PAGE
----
Washington’s nuclear deal with Tehran depends on aggressive inspections inside Iran. But the mullahs may well have a secret program outside their borders.
In October 2012, Iran began stationing personnel at a military base in North Korea, in a mountainous area close to the Chinese border. The Iranians, from the Ministry of Defense and associated firms, reportedly are working on both missiles and nuclear weapons. Ahmed Vahidi, Tehran’s minister of defense at the time, denied sending people to the North, but the unconfirmed dispatches make sense in light of the two states announcing a technical cooperation pact the preceding month.
Beijing proved masterful at enabling Pyongyang to expand its program, and did the same for Pakistan. Now it’s Tehran’s turn.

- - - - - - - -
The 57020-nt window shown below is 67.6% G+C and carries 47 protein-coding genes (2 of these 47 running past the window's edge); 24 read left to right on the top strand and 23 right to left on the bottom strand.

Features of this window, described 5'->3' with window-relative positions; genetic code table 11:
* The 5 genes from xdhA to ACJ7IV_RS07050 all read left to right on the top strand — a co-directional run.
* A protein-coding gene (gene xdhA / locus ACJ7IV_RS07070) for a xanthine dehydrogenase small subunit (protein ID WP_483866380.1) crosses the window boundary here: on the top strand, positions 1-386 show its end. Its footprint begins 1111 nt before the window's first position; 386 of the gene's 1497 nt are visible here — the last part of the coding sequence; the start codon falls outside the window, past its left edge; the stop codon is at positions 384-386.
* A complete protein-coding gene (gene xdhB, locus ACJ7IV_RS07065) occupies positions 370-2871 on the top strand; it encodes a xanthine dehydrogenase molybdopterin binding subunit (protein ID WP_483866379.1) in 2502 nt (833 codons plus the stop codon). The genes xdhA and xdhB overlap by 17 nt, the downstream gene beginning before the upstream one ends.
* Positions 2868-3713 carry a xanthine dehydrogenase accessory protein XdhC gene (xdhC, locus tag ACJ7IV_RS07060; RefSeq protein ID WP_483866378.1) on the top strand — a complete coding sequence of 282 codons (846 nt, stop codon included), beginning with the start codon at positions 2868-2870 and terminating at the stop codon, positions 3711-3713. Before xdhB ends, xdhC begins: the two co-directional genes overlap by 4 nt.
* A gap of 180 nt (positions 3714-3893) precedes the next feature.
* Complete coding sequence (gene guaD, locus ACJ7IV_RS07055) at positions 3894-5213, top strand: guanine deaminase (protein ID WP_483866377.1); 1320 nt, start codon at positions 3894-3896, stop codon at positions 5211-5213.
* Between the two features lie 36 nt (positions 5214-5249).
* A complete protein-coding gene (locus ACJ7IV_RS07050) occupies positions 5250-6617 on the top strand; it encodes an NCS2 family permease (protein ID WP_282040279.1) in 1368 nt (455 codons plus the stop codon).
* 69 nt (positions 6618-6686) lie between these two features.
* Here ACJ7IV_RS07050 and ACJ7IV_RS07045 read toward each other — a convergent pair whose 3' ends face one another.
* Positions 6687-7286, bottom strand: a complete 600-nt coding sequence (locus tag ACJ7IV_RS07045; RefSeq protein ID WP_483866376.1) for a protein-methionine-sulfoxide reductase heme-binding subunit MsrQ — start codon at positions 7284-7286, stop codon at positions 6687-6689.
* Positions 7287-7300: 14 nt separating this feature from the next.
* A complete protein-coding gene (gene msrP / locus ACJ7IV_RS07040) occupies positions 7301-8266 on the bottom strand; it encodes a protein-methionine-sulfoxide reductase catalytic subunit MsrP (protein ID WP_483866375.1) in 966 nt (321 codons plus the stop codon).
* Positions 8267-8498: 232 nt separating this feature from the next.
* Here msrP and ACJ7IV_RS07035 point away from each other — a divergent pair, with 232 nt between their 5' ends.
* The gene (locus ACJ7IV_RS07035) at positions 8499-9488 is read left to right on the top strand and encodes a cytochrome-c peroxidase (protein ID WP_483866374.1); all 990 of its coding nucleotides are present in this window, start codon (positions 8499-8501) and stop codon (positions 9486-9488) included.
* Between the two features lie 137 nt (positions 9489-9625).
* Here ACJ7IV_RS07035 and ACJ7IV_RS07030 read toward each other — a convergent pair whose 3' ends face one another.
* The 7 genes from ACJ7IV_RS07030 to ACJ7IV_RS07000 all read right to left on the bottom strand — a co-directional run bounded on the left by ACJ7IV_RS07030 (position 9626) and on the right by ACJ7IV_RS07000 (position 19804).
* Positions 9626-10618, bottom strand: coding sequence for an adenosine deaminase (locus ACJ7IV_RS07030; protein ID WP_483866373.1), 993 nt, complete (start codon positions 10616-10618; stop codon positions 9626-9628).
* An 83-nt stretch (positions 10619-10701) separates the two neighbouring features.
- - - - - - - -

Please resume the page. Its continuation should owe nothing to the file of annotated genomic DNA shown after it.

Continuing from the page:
Chinese leaders say their nation “has always adopted a serious and responsible attitude toward preventing the proliferation of nuclear weapons”—but that is far from the truth. Beijing has proven masterful at procuring time for nuclearizing rogues, having protected North Korea during negotiations about its atomic program, known as the Six-Party Talks, which China has sponsored since August 2003. During those fruitless negotiations, the Kim regime first stalled, then lied, and finally crowed—when it detonated its first atomic device, in October 2006. Since then, there have been two subsequent tests, in May 2009 and, more recently, this past February. Continue reading